Data- or game-driven decision making

"It's a great way to minimize the inherent risk in player recruitment," Prestige says.

"It gives you that extra level of context. You understand more about that player, his playing history, his biography and the subjective opinions from Football Manager. You can marry that up with technical performance data from ProZone and reports from your own scouts who have the greater understanding of the club's requirements."

Ultimately it's less about which clubs can afford products, but who has the people and the processes in place to make the best use of the information –


So, with millions of pounds in salaries and transfer fees now being splurged based in part on the SI's scouting reports, is the Football Manager team feeling the pressure?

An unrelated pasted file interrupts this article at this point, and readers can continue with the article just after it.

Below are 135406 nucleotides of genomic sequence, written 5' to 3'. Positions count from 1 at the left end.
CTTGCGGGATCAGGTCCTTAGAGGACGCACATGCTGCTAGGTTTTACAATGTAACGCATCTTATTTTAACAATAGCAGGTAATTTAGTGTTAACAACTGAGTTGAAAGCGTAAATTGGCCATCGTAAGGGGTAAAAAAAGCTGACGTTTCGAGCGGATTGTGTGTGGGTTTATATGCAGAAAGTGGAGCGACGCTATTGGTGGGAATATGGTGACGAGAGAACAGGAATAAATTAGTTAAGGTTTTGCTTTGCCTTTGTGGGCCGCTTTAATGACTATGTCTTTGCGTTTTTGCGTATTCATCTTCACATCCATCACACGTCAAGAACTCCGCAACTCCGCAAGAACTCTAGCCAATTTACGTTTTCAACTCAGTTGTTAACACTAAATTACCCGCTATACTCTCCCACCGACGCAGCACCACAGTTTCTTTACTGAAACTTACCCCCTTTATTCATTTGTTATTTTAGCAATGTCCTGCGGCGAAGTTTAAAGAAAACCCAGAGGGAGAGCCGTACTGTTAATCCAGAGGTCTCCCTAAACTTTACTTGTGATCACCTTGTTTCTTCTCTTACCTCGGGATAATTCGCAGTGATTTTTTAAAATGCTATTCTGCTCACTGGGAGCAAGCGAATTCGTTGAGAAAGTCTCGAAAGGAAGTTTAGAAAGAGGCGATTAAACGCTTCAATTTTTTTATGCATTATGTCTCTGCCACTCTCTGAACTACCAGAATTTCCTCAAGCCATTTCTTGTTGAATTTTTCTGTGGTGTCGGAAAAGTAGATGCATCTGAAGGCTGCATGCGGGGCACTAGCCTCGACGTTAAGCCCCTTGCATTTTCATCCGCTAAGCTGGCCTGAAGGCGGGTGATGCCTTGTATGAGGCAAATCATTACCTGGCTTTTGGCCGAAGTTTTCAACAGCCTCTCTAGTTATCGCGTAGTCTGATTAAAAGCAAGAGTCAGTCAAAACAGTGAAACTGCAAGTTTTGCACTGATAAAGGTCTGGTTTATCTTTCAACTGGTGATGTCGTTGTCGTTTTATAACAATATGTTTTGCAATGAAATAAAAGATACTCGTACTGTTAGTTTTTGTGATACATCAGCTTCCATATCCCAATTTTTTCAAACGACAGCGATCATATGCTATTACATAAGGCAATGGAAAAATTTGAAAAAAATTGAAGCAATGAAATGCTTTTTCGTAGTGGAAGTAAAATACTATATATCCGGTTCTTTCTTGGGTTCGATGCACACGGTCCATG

"Not really," says Jacobson. "I've always wanted the data in the game to be as accurate as possible. That's what makes the alternative universe that people go into when playing the game believable."

What has exactly has changed in the past two years? From SI's perspective, surprising data points are proving useful to professional recruiters, while ProZone's own data is also improving the Football Manager game.

"We've learned it's not just the playing data that people are interested in, but also things like height and weight and historical injury data, which is very important when looking at signing players," Jacobson adds.

Aside from the clubs, players also have a huge stake in the data, beyond personal vanity. Now, scouting reports can affect real world contract negotiations and potential transfers to bigger clubs.

football manager

"Often it's agents trying to get their players stats up when looking for a new contract," Jacobson says regarding whether players pester SI over ratings.

The proof is on the pitch